Thursday, July 30, 2009

Nuclear Strategy

There is an interesting article on the front page of this morning's Asahi Shimbun (July 31, 2009).

It reports that at the June 28th summit between Japanese Prime Minister Taro Aso and Korean President Lee Myung Bak, Aso asserted that further escalation of the North Korean nuclear issue could encourage stronger calls in Japan for the country to obtain its own nuclear weapons.

Aso apparently brought up this possibility as an example of why China should be more helpful in resolving the problems with North Korea. And in case this veiled threat was not clear, the Asahi quoted a willing Japanese government source as saying "the tone was not that Japan would go nuclear" and the South Koreans did not offer strong objections.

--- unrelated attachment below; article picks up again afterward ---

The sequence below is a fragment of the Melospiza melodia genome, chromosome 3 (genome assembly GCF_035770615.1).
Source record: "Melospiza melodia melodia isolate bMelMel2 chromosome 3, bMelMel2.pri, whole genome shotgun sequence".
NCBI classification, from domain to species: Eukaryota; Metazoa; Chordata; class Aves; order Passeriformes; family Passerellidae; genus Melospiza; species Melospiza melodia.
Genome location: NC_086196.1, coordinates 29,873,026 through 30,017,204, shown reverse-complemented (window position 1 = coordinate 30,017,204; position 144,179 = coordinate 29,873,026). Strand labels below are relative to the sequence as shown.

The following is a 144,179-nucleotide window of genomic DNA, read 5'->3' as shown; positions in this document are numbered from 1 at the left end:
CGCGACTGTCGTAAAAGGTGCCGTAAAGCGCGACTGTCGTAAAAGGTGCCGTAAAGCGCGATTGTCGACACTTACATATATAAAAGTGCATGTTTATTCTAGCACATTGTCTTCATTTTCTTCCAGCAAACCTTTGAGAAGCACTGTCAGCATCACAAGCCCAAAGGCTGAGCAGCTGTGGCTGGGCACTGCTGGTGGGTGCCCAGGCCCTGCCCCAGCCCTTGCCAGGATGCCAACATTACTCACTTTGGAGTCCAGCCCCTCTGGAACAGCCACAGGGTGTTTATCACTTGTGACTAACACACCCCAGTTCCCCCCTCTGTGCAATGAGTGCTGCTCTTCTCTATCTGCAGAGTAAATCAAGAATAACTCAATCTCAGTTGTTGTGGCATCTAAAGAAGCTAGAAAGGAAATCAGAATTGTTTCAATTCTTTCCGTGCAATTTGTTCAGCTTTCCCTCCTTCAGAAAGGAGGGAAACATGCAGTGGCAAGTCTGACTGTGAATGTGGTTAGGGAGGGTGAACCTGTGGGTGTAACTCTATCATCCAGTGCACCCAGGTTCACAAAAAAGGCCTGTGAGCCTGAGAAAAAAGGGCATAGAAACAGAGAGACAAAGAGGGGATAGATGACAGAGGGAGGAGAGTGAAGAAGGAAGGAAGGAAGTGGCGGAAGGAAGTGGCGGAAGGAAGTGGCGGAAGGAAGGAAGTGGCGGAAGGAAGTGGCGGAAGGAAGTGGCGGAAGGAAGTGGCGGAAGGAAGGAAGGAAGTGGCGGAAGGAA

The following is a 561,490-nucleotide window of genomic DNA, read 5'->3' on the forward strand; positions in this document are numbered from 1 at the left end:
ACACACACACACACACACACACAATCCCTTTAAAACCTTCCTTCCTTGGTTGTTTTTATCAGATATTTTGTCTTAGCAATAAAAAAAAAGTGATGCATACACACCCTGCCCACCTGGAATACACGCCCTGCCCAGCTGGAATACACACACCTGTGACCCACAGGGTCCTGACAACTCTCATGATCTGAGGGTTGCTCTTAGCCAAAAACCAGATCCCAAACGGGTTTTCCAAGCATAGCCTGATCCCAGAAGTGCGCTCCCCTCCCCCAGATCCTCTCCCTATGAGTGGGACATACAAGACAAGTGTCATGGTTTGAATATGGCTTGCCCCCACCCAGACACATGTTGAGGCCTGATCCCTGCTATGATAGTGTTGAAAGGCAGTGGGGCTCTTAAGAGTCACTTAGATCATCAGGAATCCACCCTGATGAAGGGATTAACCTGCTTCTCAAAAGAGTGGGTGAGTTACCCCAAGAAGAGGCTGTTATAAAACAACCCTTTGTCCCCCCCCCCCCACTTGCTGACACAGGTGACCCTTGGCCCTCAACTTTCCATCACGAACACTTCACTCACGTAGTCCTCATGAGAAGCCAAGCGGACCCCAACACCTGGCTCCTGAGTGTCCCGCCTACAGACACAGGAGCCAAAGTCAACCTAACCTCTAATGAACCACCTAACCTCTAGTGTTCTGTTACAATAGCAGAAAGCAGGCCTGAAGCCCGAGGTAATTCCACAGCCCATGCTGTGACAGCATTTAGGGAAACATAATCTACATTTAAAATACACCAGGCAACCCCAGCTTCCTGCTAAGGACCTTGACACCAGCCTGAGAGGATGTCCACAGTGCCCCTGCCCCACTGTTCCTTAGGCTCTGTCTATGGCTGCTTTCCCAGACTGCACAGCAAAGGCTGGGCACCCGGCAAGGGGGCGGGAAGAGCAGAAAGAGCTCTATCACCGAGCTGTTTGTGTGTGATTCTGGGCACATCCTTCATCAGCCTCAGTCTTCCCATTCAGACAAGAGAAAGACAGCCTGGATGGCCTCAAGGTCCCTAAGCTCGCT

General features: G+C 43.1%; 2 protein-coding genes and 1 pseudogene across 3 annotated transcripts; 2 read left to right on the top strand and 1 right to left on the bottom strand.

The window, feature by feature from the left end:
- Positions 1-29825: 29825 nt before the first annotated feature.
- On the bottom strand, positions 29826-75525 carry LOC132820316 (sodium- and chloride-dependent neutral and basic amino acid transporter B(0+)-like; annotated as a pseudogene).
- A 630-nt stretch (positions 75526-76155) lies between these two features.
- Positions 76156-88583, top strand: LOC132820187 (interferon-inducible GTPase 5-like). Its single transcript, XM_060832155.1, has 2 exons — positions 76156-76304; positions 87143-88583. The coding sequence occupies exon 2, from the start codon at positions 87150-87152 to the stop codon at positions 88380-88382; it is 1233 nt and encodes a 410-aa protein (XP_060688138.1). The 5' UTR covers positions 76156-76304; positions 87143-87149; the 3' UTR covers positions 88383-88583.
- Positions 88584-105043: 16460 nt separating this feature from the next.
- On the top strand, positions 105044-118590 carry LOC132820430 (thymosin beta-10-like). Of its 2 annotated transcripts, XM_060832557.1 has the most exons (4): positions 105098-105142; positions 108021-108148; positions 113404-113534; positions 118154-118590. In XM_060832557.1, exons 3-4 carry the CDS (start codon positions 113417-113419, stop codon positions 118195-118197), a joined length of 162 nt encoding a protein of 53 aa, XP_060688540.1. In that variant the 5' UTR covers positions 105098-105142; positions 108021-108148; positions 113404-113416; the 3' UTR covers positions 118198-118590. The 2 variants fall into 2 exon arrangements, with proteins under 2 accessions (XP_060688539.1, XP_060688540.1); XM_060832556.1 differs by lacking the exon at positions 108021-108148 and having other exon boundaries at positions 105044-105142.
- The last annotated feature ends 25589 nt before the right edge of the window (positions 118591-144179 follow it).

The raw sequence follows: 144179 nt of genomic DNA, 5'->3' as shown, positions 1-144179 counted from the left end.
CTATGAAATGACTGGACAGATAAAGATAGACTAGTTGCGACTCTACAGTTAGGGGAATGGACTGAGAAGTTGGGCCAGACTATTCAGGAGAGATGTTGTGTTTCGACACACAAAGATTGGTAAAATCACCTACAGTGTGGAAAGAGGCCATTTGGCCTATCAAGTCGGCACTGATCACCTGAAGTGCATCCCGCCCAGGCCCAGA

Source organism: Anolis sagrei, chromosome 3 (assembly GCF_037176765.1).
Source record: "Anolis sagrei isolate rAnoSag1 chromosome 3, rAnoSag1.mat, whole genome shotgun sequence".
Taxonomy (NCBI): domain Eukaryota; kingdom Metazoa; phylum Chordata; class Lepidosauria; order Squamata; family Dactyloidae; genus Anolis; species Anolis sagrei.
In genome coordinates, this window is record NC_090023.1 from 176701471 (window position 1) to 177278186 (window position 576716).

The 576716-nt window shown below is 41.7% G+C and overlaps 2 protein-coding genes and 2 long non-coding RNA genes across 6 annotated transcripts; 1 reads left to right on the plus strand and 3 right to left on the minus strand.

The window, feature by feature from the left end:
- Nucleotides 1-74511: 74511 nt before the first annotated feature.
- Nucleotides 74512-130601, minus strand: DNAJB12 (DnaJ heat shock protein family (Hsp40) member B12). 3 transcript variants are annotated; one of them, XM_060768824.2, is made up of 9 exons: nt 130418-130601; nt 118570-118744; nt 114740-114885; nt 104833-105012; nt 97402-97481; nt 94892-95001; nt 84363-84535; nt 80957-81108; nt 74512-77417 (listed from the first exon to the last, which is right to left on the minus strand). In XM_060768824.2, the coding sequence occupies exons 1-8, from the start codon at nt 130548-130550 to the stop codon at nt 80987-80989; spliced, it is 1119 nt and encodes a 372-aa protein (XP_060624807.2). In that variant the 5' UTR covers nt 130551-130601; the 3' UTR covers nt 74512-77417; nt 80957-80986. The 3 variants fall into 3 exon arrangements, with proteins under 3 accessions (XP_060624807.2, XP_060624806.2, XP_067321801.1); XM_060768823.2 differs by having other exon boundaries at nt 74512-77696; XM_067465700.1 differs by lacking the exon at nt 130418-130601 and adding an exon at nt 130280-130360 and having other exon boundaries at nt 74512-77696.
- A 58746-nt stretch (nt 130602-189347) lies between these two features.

The date of Mr. Aso's remarks caught my attention. Aso's "what if" diplomacy, as the Asahi reporter observed, seemed timed to "take advantage" of the nuclear armament discussions appearing in Tokyo at the time. As you may recall, Amb Ryohei Murata revealed Japan's nuclear "secret" with the U.S. to the Mainichi on June 29th.

Thus, it is highly unlikely that Amb Murata was merely an old man unburdening himself of memories and lies. There was a strategy to his madness, after all.

1 comment:

  1. To paraphrase a US sub commander in The Hunt for the Red Oktober, the Russian's don't sh*t without a plan.

    The Japanese even more so, methinks. So what's Aso's plan Madam Chairwoman, what's the plan?


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